Monday, September 26, 2011

Where's Here??

This is a note to all the Gaffer's out there.

In case you never really considered it, walkie-talkies are pretty much made for you to communicate with people who aren't right next to you. Like between cars going on a road trip. Or between two eight-year-olds who live down the street from each other.

And when you're on set, they're made so you can communicate with your fellow colleagues, and if you're gaffing, they're a great way to get stuff done. All you have to do is get on the radio and start calling for things.

"I need a zip over here, and a tweenie over there," is all you need to say before the desired lights start flying into the set.

The problem with that though, is that these lights will rarely land where you want them because none of us actually know where "here" is. Most of us are behind the set walls, by staging, crafty, or just coming back from a bathroom and/or cigarette break when we hear your voice transmitting from your microphone to our ears, and not only are we not sure where you are, but we sure as hell can't see where here or there actually is.

The same goes for when we're doing things like adjusting a light outside a window while you're inside, behind a curtain, deep into the room. The phrase, "give me some light on this thing over here" isn't very helpful if I can't see you or the thing you're referring to.

Bottom line: we're not always within eyesight of you so when you're calling for things, please be more specific.

"I need a zip camera right and I need a tweenie by the window, inside, giving our actress an edge."

Since we're not on set just yet, we may not know where the camera is or where the actress will be, but with instructions given like that, there's a very good chance we'll figure it out once we get there.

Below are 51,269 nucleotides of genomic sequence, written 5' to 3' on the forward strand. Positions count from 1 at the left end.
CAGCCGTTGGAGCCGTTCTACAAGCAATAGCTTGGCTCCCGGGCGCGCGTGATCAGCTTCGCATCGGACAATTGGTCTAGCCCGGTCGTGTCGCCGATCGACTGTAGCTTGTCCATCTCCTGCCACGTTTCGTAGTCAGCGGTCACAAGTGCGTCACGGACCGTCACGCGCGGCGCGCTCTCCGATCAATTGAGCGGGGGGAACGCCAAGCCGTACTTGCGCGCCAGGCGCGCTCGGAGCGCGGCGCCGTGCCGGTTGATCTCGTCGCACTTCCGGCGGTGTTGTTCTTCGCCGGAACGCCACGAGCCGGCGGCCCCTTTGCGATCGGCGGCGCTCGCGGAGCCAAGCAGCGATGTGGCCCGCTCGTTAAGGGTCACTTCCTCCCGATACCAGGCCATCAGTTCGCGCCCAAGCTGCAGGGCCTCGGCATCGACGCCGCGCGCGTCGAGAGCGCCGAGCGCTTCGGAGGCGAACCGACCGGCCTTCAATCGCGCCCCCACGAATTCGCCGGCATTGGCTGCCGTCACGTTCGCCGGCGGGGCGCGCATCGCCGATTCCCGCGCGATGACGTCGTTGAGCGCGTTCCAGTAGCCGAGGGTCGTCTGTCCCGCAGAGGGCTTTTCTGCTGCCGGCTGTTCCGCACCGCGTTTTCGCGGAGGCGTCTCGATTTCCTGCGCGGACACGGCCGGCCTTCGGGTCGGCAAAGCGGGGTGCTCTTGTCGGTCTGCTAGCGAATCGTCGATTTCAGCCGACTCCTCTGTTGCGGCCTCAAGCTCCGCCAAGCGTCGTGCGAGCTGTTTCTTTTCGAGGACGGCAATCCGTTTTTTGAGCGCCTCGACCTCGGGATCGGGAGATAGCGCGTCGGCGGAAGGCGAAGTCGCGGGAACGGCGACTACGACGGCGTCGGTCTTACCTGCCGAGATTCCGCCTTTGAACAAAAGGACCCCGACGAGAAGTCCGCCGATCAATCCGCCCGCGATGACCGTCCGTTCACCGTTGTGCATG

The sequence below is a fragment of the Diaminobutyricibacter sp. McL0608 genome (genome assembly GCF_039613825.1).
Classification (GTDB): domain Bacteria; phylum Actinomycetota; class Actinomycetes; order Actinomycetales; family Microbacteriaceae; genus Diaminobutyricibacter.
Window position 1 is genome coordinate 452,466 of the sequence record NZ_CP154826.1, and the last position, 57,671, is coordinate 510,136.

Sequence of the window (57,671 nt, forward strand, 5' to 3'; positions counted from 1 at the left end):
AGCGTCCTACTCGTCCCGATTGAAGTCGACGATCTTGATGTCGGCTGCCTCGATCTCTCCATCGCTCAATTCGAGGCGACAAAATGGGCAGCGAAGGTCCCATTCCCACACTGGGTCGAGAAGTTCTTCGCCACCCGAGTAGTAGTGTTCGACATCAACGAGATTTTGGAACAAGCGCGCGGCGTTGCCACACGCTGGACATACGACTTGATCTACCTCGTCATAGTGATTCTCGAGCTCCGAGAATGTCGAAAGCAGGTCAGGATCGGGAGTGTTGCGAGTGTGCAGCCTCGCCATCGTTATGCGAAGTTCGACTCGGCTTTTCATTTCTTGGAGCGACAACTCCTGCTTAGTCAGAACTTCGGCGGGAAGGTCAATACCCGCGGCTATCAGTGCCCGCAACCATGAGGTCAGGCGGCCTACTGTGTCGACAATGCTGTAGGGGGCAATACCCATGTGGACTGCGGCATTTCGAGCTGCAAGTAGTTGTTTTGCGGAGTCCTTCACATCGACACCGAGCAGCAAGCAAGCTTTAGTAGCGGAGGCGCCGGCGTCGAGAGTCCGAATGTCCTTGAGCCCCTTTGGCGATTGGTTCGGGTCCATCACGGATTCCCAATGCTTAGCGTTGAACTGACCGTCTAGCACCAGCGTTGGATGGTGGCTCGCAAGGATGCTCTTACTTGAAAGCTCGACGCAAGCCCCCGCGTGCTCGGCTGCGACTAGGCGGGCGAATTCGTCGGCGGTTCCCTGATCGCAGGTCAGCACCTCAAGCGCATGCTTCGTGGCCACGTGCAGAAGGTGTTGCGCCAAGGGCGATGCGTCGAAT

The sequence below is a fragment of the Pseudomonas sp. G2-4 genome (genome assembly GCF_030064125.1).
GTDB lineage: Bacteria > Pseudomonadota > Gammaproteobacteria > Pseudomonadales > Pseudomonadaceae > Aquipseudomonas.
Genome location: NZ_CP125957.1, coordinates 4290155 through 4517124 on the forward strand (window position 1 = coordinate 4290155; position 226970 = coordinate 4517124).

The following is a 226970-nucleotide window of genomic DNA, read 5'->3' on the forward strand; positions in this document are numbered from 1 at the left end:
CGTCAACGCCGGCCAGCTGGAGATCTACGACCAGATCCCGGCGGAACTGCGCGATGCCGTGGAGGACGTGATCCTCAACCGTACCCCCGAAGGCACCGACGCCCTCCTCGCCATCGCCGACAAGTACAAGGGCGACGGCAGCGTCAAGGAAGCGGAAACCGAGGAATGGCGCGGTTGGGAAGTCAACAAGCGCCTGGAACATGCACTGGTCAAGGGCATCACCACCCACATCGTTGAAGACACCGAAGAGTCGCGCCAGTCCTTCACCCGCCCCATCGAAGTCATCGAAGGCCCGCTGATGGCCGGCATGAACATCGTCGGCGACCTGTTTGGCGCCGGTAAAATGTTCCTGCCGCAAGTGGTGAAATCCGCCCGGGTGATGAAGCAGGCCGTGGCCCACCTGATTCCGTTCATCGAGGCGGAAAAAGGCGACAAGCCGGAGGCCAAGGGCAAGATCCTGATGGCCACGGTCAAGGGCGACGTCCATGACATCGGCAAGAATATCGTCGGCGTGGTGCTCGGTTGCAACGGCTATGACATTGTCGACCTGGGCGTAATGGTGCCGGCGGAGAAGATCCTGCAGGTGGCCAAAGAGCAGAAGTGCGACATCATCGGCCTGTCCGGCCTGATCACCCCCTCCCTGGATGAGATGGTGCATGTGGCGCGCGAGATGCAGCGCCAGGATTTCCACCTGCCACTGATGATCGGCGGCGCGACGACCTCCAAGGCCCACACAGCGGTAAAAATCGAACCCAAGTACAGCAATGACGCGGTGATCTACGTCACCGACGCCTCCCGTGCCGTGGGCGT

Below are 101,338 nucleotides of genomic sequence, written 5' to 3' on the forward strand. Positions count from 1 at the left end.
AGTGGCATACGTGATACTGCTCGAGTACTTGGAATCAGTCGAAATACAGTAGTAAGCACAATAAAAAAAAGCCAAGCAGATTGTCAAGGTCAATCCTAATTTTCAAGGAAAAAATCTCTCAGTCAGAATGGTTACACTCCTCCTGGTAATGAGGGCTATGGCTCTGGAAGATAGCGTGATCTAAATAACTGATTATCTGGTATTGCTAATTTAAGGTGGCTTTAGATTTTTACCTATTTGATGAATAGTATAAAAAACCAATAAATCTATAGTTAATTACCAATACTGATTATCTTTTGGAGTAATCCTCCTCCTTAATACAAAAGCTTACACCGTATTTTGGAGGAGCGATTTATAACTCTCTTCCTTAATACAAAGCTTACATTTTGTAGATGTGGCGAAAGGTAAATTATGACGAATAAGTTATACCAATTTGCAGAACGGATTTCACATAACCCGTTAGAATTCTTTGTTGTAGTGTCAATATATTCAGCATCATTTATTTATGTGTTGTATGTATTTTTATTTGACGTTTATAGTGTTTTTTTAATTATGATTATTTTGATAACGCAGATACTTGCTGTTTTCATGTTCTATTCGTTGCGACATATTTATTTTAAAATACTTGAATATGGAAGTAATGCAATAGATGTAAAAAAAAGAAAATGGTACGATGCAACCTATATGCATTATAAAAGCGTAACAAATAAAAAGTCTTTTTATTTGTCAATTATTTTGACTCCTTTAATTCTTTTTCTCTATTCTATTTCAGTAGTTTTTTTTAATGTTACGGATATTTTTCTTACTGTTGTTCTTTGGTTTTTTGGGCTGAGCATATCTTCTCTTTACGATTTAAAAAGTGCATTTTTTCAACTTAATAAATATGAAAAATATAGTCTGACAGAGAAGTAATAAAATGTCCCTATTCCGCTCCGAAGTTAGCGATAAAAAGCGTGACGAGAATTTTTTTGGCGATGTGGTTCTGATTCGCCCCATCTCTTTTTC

Please keep this in mind. Nothing's more frustrating than carrying a heavy light onto an already crowded set, fighting your way through the sea of Camera Assistants, P.A.s, Vanities*, Grips, etc, frantically searching for the Gaffer to get placement for your light, only to discover that you're totally nowhere near where you need to be.

So remember, Gaffers: We can't see you. Use your words.

Thank you.

* Hair, Make-Up, Wardrobe.


Anonymous said...

Why, just the other day I was bringing in some gak that was generically called for.

"A blahdeblah to set please" I take it in from my cart, walking through entrance of set, and radio "Here's the whatever-it-was, where would you like it?" "ON SET" The Key snaps back over walkie..

Jesse Berger said...

This is a really great blog!

Michael Taylor said...

Power corrupts, as the saying goes, and I've seen more than a few former Best Boys turn into Little Napoleons when they finally become gaffers or key grips. Suddenly they're much too busy schmoozing with the DP and camera assistants to bother issuing clear, coherent commands over the walkie -- then they get pissy and sarcastic when their crew turn out to be poor mindreaders.

How quickly they forget...

A.J. said...

Anonymous - I get that answer all the time and it's always frustrating!

Jesse - Thanks!

Michael - How quickly they forget indeed! It's odd how there are a lot of Gaffers and Keys who, intentionally or not, make things harder for their crew. Don't they remember when they used to be in our shoes?

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